In the development of the texts, readers could find obscenities, visual games in the presentation, above all, of the poems, scatological humor and other elements with which they presented their rejection of bourgeois values and also of war, where the public’s rejection was one of the greatest stimulants for their continuation.
Thus, the way in which the texts are produced favors the application of collective collaboration based on games of creation independent of a logical order or linearity. The form of creation becomes one of the flags of rejection of metrics and genres, challenging the established norms and presenting a renewal to it all, although often qualified as non-art, by themselves.
Characteristics of Dadaism
It is time to see the most important characteristics of this avant-garde, features that managed to distinguish this current from the others and of which so many comments obtained in its different artistic manifestations, in this case, in the literary world:
One of the main characteristics of Dadaism was that its goal was not to establish itself as an artistic movement, but also, they did not seek to produce aesthetic or pleasing works, in fact often their works will be shocking to their readers evidencing its essence of non-art. This has to do with the fact that the writers aimed to oppose the norms promulgated by bourgeois values and even the criticism reached their own works and even themselves.
Rejection of war
One of the most important features of Dadaist thought, reflected in their works, was based on the fact that the war had been caused by the social order nurtured by its traditions. In fact, this is how the idea was also born that if this had been the detonator of the war, it was necessary not only to separate from it, but also from the artistic traditions that had been developed so far.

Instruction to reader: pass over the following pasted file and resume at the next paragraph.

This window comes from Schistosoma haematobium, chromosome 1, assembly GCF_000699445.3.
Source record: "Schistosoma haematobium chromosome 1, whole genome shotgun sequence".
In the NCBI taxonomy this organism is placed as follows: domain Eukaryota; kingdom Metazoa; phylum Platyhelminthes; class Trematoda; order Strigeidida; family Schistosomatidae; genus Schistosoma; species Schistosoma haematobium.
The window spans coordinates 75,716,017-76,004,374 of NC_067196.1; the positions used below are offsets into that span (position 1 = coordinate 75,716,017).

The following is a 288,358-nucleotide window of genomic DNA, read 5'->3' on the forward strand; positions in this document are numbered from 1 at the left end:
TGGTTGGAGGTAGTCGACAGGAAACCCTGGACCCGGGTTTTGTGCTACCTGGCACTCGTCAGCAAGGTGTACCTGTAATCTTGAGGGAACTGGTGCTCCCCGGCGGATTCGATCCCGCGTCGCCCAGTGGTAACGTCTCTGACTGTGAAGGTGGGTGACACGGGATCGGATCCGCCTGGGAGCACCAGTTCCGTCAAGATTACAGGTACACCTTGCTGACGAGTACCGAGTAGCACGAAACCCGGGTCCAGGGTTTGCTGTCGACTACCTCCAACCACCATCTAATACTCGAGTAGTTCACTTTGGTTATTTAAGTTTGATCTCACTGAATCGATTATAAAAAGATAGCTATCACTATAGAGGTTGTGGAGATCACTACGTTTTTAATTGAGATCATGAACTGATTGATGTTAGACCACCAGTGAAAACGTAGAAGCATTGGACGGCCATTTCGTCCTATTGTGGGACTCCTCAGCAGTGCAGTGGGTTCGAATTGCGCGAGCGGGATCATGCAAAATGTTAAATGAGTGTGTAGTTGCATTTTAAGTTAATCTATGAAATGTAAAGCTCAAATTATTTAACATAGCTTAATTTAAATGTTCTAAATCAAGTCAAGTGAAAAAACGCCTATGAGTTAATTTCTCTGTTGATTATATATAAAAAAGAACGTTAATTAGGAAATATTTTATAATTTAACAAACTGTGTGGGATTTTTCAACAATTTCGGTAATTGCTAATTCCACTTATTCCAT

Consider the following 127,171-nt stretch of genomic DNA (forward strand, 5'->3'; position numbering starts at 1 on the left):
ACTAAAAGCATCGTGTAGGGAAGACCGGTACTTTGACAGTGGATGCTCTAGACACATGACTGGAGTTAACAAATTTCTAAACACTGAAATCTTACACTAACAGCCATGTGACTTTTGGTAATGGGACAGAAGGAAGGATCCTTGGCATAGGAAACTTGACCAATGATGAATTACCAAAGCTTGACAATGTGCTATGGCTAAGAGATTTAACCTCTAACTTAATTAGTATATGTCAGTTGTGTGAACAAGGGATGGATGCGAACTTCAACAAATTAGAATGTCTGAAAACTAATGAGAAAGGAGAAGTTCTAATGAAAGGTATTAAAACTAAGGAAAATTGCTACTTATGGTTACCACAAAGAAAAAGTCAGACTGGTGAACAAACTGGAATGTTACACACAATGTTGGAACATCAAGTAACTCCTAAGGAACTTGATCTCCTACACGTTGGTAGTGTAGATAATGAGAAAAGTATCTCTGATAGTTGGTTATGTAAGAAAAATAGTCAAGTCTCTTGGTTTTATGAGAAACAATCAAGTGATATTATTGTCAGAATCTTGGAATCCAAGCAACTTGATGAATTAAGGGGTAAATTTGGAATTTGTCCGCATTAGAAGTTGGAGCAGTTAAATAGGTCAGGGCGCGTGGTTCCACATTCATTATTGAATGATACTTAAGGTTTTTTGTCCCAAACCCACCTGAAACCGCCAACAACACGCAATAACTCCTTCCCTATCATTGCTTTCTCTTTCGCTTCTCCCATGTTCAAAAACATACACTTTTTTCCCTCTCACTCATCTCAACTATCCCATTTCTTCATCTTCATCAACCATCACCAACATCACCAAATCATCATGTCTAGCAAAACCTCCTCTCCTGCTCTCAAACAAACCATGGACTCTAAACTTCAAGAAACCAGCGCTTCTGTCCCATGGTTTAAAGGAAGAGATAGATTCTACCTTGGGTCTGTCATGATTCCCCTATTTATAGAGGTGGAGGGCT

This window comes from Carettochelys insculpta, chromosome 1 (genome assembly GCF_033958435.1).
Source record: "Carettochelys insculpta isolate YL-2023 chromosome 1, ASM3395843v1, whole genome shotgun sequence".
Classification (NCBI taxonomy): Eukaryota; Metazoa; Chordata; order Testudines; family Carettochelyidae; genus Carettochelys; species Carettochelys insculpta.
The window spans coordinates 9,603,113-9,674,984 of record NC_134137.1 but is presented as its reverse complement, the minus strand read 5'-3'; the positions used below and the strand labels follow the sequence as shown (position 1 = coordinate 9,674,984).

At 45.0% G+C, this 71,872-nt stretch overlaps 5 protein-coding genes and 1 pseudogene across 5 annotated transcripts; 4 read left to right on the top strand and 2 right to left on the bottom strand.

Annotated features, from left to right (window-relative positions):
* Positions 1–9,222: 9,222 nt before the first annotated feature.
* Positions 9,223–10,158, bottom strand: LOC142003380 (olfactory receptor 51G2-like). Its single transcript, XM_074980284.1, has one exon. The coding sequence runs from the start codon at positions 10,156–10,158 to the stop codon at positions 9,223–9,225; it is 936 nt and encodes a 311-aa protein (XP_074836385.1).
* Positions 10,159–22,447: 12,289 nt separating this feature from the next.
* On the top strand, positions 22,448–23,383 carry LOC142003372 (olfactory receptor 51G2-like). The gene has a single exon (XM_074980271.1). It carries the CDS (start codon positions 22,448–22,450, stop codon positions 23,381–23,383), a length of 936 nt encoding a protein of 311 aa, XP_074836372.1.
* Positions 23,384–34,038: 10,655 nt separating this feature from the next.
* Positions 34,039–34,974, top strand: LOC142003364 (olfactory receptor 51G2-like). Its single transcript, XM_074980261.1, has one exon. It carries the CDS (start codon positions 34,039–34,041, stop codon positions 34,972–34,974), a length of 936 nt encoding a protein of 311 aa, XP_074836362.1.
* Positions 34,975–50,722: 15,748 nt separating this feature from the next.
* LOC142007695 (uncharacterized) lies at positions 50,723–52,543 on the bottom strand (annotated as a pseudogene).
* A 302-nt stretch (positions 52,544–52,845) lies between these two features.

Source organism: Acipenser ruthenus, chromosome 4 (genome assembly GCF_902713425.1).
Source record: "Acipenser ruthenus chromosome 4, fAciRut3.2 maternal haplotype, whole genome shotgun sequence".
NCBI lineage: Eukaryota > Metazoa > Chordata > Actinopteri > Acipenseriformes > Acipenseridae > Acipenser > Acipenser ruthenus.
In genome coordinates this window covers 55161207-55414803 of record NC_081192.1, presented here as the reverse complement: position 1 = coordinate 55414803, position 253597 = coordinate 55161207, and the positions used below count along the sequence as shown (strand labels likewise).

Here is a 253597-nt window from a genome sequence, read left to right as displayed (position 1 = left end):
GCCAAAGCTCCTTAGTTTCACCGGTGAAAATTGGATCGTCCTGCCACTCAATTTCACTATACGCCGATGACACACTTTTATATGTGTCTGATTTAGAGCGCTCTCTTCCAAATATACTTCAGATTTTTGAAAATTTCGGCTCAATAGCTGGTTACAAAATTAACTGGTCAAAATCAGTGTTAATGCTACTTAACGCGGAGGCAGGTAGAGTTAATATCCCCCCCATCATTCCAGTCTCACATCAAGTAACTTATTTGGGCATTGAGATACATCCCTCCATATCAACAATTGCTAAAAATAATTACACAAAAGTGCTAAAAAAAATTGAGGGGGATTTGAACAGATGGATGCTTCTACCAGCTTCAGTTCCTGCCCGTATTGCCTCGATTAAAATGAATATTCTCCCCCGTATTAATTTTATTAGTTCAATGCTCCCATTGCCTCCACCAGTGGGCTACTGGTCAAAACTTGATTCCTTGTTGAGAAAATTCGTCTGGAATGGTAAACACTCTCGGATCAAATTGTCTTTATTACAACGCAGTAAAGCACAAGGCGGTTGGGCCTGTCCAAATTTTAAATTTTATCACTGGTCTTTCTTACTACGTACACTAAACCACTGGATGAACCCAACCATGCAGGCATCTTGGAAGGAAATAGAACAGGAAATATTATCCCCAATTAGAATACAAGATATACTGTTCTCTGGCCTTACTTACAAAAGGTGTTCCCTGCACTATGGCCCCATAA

In its manifestation of anti-art, Dadaism as avant-garde literature constituted a concept and positioning that is applied on the way of acting in relation to reality, in a way that moves away from what is expected in the literary field, leaving aside the use of literary language in particular.
One of the main peculiarities of the artists of Dadaism had to do with the fact that they did not consider themselves as a movement, not even as artists, and their productions were not art, since it lacked meaning for them. Thus, as the current began to expand to other European countries and even in its arrival in America, it also began to fade away, a process that occurred around 1920.
Irrationality against positivism
When artists noticed that modern reason did not bring an improvement to human life, they began to see that art should not be justified by reason. Hence, they turned to the irrational and the absurd as a way of confronting positivism, generating a new space for creativity that would mark a before and after in art.
We find a great variety of authors, among them the German writer and musician Hugo Ball, who wrote the inaugural Manifesto of the first Dada evening, also Tristan Tzara, André Breton, Elsa von Freytag-Loringhoven, Guillaume Apollinaire, Ramón Gómez de la Serna, Jean Arp, among other artists who excelled in other areas of art.
If you want to know more about other literary avant-gardes, be sure to visit our section dedicated to this type of art. There you will also find other sites of interest to continue learning about the world of literature, its genres, subgenres, authors, history and more.